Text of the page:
I am a forgotten memory

I+am+a+forgotten+memory

Socks come in pairs. It is indisputable. Unless you are one of those socks that are made for mixing and matching, you always have a twin.

My twin was my best friend. Even as we sat in the sock drawer waiting to be used for our life purpose, my twin—Sole—and I were always stuck together, staying away from the others. Maybe it was this that led Claire—our owner—to love us the way she did. We were her lucky pair.

Claire was also a very introverted person. She was always getting lectures about finding new friends, and she was always being called out of her room. Granted, us being her favorite also could have been because we are fluffy and wear an outfit full of snowflakes.

The adventures we’ve been on together are ones a sock dreams of. Hikes to exotic places, jam sessions with Claire, dancing around the living room—even though Claire is not a dancer—it always felt good to get out of the cramped drawer and away from the judgmental socks and stretch out.

We have gotten thin over the years, and Sole even has a small hole at the big toe area of Claire’s foot; we are four years old, after all. Claire received me and Sole as a present one day when she was going through a rough patch—her best friend turned into a faraway stranger. Snowflakes always did cheer her up.

So, Sole and I were there for her. If she ever needed a pick-me-up, she would open our home filled with talkative socks, put us on, and go for a walk. Sure, we were used plenty of other times, but those were my favorite. I knew I was making a difference in her life, even if I am just a thinning, silly old sock.

Being her favorite pair of socks, it was no surprise we were the pair she chose to wear when she was traveling. We were worn on the day of travel so we got to see the world from the top of her shoe. The airports were wild, people moving this way and that way, security all over, suitcases full of who knows what, and the windows that let us watch as planes flew away.

The plane ride was pretty boring—eight hours watching the other socks around us, with the occasional conversation with Sole and our neighbors. Sometimes, I got so bored I had to tickle Claire’s foot, even though I know she hates it.

We finally got off the plane and into the next airport. Signs in a different language were in this airport, but, other than that, it was pretty identical to the last. We left the airport and got in a car.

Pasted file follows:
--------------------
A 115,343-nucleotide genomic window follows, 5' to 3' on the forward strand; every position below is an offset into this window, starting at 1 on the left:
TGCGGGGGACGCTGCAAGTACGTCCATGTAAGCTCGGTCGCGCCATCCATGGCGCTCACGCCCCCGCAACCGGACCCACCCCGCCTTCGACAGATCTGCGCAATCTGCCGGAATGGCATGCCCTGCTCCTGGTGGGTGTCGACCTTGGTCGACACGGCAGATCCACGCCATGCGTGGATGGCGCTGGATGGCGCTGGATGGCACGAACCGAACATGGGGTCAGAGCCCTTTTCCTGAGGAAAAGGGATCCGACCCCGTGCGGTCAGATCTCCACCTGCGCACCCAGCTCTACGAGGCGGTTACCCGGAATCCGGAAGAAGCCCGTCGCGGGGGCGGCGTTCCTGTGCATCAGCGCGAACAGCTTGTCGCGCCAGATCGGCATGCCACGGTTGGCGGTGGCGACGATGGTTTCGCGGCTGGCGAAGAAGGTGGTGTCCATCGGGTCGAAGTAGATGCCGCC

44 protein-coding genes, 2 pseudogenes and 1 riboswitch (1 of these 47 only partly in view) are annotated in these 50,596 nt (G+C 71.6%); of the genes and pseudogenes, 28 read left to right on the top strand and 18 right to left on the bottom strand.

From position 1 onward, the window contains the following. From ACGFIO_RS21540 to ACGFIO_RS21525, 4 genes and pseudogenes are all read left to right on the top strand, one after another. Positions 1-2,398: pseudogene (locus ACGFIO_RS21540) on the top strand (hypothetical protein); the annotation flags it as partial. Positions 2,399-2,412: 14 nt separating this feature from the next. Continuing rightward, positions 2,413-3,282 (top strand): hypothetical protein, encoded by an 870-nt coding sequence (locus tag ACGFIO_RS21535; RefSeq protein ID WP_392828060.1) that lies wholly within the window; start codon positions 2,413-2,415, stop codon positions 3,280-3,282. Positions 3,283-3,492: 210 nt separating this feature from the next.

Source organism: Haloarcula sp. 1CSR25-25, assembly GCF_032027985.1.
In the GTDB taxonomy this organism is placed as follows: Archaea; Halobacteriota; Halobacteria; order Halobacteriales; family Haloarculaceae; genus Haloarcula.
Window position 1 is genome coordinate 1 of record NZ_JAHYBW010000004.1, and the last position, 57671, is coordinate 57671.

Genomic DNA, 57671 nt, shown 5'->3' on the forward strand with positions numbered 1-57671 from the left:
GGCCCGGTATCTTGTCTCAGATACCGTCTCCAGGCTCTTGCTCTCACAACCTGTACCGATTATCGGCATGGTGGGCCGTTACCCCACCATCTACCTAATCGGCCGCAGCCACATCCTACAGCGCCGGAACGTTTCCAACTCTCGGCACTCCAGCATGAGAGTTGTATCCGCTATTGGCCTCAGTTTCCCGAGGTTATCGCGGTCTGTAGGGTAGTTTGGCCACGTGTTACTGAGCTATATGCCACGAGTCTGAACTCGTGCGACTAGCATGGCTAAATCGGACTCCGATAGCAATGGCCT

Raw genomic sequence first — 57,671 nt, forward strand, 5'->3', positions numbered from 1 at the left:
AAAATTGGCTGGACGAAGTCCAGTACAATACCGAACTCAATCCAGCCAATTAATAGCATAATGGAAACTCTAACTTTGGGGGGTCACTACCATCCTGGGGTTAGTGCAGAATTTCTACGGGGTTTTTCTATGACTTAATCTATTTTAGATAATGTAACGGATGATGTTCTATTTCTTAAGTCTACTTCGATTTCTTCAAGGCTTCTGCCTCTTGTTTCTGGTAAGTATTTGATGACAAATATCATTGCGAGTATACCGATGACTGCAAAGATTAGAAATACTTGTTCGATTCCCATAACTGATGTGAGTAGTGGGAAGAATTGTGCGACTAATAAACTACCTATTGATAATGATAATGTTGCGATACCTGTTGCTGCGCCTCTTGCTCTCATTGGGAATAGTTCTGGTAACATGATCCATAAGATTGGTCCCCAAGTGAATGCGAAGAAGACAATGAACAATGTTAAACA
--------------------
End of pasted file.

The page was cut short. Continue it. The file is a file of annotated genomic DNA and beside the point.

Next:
We finally made it outside, and the world was different. The town we arrived in was vibrant, and the stores we passed each gave off a unique smell based on what they sold: lavender, fresh bread, musty old books. This new town was amazing.

Claire’s family made their way to the hotel and dropped off everything they felt necessary for their vacation, and then we started our adventure.

We saw so many things: the Eiffel Tower, an exquisite park, stores, people speaking different languages walking all over the town. It was an amazing day.

At the end of the day, Claire and her family were exhausted—the plane ride wasn’t the most fun for them either. They made their way back to the hotel.

I knew I was making a difference in her life, even if I am just a thinning, silly old sock.”

After Claire changed into her pajamas, I was set on the bed in a pile with Sole and the rest of her clothes. She started to pick us up and put us in a bag to make sure we made our way back to our home. That was her intention. She wore many of her favorite clothes, so she had to be certain none of them were left behind.

But I was.

I fell off of the pile as she picked the others up. I fell to the ground. I saw Sole for the last time as she was placed in the bag. We cried out for each other, but humans can’t understand us socks; if they did, there would be a lot fewer socks that lost their twin.

So I sat there on the floor, left with my thoughts and the dust that clung to the floor. I was left there for the seven days they stayed in this new city.

On the day everything was packed up, I was ready for Claire to do her last check she always did to make sure nothing was left behind. She retrieved many items over the years for her family this way.

But it never came.

I watched her zip up her suitcase. I watched her put on her sweatshirt. I watched her take her suitcase off the rack it was left on. I watched her walk through the door and never look back.

Now, I am a part of the room. I am one with the dust. I miss Sole and Claire a lot, but I have learned much in the six months that Claire left me, like how I am in the city of Paris and that they speak French here. There have been some pretty annoying people that have come in here.

My favorite family was the one with the little girl. She reminded me of Claire, and she too lost a sock. That sock—Heely—has since become my friend.

I miss my twin, but I have learned to live without her, even if I haven’t left the room since—something I fear I needed long before my terrible fall that day long ago.